Each day, nearly 1,000 Orange County children pick up the telephone and catch up on the latest adventures of literary characters such as: Wilfred the Rat, Winkin, Blinkin and Nod, The Man Who Didn't Wash Dishes, Casey at the Bat and Mr. Weird.
And in the bargain, say children's reading specialists and educators, they are probably getting a jump on literacy and developing an early affection for good stories, good books and their local library.
The stories in English and Spanish have been pouring out of receivers throughout the county, mostly toll-free, 24 hours a day, seven days a week, at the average rate of 30,000 to 35,000 a month since the Orange County Public Library's Dial-A-Story program began on July 1, 1974.
The program, the first of its kind in Southern California and one of the first in the nation, was designed as a type of teaser, a contact between younger children who have limited or no reading skills and the books available to them in the library, said Lynn Eisenhut, the library's coordinator of children's services.
"It makes stories accessible to children who can't read yet or who don't read well but who like to look at pictures or listen to a story being read," Eisenhut said. "And we try to use stories that children can find in the library, so we lean toward the more traditional, like 'The Three Billy Goats Gruff' and 'The Three Little Pigs.' We know that some children come to the library after hearing a story and ask for the story they'd heard. They're starting to develop a positive association with the library."
And, according to a Cal State Fullerton professor, they're also beginning to develop an affection for the written word through what many educators consider the best possible method: listening to stories being read aloud.
"Yes, I believe that it does turn children on to the library," said Dr. Allen Zeltzer, an emeritus professor of theater, "because reading aloud is such a time-honored tradition. It prevails in every socio-economic situation. Let's face it--everyone likes a story. Those words, 'Once upon a time,' well, they're magic. As old as I get, I can still get excited when I hear them. They're like 'open sesame.' They open a world for you."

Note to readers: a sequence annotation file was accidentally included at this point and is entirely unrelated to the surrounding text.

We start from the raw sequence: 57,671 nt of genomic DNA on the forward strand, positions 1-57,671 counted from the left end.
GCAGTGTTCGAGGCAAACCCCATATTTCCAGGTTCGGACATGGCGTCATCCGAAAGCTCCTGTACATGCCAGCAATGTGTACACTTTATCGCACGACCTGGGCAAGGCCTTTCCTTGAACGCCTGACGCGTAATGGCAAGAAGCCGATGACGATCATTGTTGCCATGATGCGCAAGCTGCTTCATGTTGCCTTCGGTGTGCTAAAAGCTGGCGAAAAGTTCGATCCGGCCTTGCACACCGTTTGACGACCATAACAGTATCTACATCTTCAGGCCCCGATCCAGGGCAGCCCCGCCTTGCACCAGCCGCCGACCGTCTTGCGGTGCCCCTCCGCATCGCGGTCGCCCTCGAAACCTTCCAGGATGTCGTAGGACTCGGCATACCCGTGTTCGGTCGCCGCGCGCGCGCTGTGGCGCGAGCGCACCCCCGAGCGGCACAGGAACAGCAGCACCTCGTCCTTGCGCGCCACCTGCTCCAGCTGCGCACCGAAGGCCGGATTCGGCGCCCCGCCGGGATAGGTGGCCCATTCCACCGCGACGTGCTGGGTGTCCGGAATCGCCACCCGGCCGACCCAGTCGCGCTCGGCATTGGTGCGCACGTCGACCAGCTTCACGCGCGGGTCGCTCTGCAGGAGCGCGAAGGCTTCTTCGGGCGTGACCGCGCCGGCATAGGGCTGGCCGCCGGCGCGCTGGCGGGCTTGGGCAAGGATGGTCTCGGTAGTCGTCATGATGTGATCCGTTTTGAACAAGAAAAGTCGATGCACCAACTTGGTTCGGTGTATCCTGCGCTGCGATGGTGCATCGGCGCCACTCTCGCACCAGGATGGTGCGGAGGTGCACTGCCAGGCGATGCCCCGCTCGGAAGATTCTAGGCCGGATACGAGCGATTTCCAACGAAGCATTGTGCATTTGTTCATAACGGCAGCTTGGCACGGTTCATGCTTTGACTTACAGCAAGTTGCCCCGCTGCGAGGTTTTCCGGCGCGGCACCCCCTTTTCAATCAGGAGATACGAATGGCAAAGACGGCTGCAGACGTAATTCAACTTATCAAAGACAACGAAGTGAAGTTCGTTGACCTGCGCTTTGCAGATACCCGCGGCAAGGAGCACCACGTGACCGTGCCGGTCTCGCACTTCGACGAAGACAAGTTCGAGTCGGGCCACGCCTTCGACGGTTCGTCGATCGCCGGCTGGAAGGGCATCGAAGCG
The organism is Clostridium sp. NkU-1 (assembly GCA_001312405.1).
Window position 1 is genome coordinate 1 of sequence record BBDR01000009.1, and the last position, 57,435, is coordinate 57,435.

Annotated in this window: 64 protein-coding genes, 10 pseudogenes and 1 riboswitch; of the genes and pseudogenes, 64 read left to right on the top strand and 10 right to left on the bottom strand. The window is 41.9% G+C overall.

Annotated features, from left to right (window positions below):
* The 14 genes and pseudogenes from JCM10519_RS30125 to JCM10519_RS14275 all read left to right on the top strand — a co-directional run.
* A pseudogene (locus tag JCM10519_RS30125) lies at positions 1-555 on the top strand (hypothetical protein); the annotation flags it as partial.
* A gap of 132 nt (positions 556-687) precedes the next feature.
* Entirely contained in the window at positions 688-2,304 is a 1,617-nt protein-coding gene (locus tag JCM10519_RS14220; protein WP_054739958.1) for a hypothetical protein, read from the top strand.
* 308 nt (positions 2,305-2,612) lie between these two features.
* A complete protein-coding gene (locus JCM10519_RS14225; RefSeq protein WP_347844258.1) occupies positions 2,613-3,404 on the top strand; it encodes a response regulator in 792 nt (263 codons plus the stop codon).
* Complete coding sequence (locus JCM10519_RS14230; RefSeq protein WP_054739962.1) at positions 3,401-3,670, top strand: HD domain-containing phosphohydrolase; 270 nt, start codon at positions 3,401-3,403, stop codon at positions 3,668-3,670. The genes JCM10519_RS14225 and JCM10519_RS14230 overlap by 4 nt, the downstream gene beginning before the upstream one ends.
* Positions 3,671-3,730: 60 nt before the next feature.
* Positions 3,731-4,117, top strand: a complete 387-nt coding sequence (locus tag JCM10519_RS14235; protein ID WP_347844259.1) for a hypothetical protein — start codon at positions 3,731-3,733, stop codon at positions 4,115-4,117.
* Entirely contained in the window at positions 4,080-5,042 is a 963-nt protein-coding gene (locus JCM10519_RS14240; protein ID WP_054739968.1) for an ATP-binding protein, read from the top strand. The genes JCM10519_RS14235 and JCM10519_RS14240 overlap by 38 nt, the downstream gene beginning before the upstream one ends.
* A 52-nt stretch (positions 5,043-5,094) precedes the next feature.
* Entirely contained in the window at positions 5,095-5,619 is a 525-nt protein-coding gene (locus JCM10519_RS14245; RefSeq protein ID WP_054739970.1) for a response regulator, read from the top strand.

Since 1981, students from one of Zeltzer's upper division classes, titled "Oral Interpretation of Children's Literature," have provided the voices behind an estimated 80% of Dial-A-Story's inventory of tales. In a recording studio on campus, the students, many of whom are majoring in child development or education, face a microphone with an open book and spin children's tales both new and traditional that will eventually be heard by thousands of young ears.
Not a Substitute
However, Zeltzer said he believed Dial-A-Story shouldn't be used as a substitute for the real thing.
"I don't think it can take the place of live reading at home," he said. "Reading to your children at home is such a wonderful form of family bonding. But it's possible that some parents are just telling their children to go call Dial-A-Story if they don't want to read to them themselves. Although it might be possible that if the parents see the children so interested in Dial-A-Story and maybe asking to be taken to the library, it might encourage those parents to read aloud to them."
With national campaigns to combat illiteracy gaining momentum in recent months, more and more educators and reading specialists are encouraging parents to read aloud to their children at early ages, even before the children have received any reading instruction in school. Dial-A-Story, said a Cal State Fullerton professor of reading education, may be a reminder and a catalyst for parents.
"If kids are bored at home, and maybe the parents don't feel comfortable reading to them, they can tell the kids to call Dial-A-Story and maybe create a kind of spark," Dr. Ashley Bishop said. "It's nowhere close to being the perfect situation, but it's a much better substitute for no literature at all. If the parents don't feel comfortable reading, something like this is a good vehicle for the child to hear what literature sounds like. And the most powerful thing in literature is language.
"The best thing we know about (Dial-A-Story) is that it's motivational. When the child hears the story, he's told that he can go to the library and get that book. That's powerful."
At one point in Dial-A-Story's operation in 1979, demand not only exceeded supply, it nearly blew it up. As a result of what Eisenhut said she believes was a strong response to a widespread advertising campaign for the program at the time, nearly 68,000 calls per month flooded the Dial-A-Story lines, straining the capacity of the recording machines nearly to the breaking point.